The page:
Evolution of shell morphology in freshwater mussels.

For the past year, I have been working with several colleagues to completely redesign our first year biology program at the University of Guelph. One of the aspects of the new “Discovering Biodiversity” course (which complements courses in human health and molecular and cellular biology) that I am most excited about is the use […]

We're going to need a bigger boat, says Ahab.

Woah.  Check out this huge whale: Behold Leviathan: the sperm whale that killed other whales (Not Exactly Rocket Science).

I wonder who would win in a fight, Leviathan or Megalodon?

Epic whale-eating contest!

Behind the scenes at the AMNH.

The American Museum of Natural History in New York City is one of the world’s premier natural history museums. I had the privilege of working there for a year as a postdoc, so I got to see a fair bit behind the scenes. Most people don’t get this opportunity, however, which is why it’s […]

Polar bears and climate change: shock and awe.

Over the top? Necessary and effective? You decide.

Polar Bear from Plane Stupid on Vimeo.

Hat tip: The Z-Letter

10,000 genomes.

Lots of genomes going to be sequenced. Some of the members of the group are colleagues at Guelph. Very cool. That is all.

Genome 10K: A Proposal to Obtain Whole-Genome Sequence for 10 000 Vertebrate Species

Genome 10K Community of Scientists

The human genome project has been recently complemented by whole-genome assessment sequence of […]

Evolver Zone.

Readers of this blog will soon notice some changes. This is because the Evolver Zone site has now been launched, and Genomicron will be fit within it. For now, it will remain a separate blog at this same location, but the look will be updated shortly. Meanwhile, have a look at the resource of […]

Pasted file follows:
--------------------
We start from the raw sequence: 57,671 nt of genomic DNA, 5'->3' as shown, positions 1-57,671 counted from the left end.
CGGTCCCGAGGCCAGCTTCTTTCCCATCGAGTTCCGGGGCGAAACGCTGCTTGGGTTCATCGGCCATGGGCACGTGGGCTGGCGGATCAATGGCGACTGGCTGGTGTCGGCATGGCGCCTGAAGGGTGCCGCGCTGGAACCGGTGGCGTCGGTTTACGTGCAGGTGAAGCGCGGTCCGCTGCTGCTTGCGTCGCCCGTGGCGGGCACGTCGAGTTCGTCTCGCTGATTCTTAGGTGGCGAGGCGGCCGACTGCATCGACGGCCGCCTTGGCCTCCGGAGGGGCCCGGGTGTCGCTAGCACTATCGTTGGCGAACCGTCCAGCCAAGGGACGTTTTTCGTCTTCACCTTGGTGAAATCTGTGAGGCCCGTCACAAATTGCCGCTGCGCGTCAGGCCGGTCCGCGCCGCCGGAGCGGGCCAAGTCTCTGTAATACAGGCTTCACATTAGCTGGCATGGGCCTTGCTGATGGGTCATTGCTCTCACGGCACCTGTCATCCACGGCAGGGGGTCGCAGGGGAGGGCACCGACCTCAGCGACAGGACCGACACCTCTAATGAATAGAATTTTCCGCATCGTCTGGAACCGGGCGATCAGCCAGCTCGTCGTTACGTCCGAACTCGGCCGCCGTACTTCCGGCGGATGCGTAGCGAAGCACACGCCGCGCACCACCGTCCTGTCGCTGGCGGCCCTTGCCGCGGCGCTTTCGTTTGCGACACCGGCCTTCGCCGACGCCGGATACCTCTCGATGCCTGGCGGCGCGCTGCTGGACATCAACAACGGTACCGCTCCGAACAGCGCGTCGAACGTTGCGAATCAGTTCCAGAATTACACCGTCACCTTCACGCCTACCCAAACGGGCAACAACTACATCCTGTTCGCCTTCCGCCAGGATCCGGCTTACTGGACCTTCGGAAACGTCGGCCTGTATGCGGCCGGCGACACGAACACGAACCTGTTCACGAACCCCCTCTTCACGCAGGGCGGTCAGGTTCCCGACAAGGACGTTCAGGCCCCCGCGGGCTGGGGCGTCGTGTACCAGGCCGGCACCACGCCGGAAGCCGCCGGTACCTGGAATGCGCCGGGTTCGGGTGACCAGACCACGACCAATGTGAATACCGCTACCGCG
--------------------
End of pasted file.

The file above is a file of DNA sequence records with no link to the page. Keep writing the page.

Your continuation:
TravelBlogue, or How to live vicariously through one’s student.

The very first post here was called “My grad student made me do it“, and explained that a then-newly-arrived PhD student in my lab was a blogger and got me interested in blogging. He is still a blog author, and most recently has posted a very enjoyable series about his travels from more or […]

A pronounced affection for parasites.

According to Peter Olson of the Natural History Museum in London, “All free-living organisms host one or more parasites”. This can be taken two ways, both of them generally true: a) that each individual multicellular organism hosts at least one individual parasite within its body, and b) that each free-living species plays host to […]

Species-Scape: very cool, but…

Larry Moran directs us to have a look at Species-Scape at the Cornell website. It’s great.


1. It has one group of “prokaryotes”, Kingdom Monera, which is pretty old school. (Same goes for “Protists“). You don’t like dividing the Archaea and Bacteria? Ok, but how about a note that many people now consider […]

Biodiversity databases.

The recent launch of the Encyclopedia of Life has generated quite a bit of excitement. It is my hope that advances such as this will help to make information about the millions of species that inhabit the planet accessible to everyone. It is the ultimate in open access science. In keeping with this, here […]